SEC, ESG, and Investors

In the U.S. economy, corporations are owned by investors. Investors aren’t limited to the rich and famous; anyone with a pension is also an investor. As many in the climate movement know, many pensions holding trillions of dollars collectively still invest in fossil fuel companies and the banks, asset managers, and insurance companies that finance them.

“Shares” represent pieces of ownership in a corporation. Investors exchange capital (money) in return for these units. Common shares enable voting rights and possible earnings (profits). Securities are a more general category and defined as “fungible and tradable financial instruments used to raise capital in public and private markets.” “There are primarily three types of securities: equity—which provides ownership rights to holders; debt—essentially loans repaid with periodic payments; and hybrids—which combine aspects of debt and equity. Public sales of securities in the U.S. are regulated by the Securities Exchange Commission (SEC).” The SEC “promotes full public disclosure, protects investors against fraudulent and manipulative practices in the market, and monitors corporate takeover actions in the United States.”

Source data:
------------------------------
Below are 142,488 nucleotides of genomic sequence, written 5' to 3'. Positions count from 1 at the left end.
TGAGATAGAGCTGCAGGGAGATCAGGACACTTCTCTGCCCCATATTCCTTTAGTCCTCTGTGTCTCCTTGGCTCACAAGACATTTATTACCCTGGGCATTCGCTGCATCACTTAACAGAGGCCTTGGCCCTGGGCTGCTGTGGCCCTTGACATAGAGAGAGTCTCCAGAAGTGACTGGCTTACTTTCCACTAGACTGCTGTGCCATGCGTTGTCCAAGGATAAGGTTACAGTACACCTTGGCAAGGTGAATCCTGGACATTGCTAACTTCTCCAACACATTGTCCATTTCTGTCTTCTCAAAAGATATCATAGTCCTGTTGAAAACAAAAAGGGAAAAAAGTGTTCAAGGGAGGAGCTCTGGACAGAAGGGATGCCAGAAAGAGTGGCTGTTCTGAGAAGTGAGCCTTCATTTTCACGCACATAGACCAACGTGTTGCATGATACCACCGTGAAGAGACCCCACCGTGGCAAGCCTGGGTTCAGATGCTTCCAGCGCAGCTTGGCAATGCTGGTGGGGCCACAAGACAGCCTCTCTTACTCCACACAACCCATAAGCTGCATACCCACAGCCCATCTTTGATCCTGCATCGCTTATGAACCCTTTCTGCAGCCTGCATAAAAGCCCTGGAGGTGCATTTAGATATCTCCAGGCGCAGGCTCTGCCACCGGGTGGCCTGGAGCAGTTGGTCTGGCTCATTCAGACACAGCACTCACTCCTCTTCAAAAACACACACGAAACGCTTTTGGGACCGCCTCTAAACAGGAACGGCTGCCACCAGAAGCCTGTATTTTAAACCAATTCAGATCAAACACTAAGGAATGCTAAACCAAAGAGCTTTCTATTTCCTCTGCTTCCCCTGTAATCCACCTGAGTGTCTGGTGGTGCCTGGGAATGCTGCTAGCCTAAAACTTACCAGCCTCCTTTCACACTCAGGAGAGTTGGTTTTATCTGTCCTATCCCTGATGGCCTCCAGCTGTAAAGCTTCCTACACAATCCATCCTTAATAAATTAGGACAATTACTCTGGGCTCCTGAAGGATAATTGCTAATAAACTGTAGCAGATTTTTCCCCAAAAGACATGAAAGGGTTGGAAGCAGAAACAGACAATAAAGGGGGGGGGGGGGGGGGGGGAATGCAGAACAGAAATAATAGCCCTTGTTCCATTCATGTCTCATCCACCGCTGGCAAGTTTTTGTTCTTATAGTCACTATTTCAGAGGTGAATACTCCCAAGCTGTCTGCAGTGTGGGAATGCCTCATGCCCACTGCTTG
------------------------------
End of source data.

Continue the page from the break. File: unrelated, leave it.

Check out Sierra Club’s basic primer on the SEC and how sustainable investing rules would help people cut polluting companies from their retirement funds.